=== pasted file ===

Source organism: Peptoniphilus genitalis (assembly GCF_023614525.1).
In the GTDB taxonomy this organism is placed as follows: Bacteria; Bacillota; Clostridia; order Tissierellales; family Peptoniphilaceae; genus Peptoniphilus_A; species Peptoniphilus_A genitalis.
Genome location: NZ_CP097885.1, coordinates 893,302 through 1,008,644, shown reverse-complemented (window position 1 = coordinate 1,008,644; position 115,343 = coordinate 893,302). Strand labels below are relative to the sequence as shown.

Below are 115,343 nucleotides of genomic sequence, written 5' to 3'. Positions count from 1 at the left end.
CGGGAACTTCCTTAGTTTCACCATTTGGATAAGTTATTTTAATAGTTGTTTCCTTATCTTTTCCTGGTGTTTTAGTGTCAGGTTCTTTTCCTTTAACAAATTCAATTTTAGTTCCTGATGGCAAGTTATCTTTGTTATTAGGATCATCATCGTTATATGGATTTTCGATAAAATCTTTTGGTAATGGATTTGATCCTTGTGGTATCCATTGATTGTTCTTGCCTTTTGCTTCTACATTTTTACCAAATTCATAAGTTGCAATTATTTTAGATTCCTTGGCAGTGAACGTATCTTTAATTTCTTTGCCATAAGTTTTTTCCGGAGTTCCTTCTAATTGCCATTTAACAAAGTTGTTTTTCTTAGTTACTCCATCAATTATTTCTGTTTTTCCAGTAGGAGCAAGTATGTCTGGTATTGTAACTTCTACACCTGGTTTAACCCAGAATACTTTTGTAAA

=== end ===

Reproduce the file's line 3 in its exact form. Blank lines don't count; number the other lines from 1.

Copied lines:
Genome location: NZ_CP097885.1, coordinates 893,302 through 1,008,644, shown reverse-complemented (window position 1 = coordinate 1,008,644; position 115,343 = coordinate 893,302). Strand labels below are relative to the sequence as shown.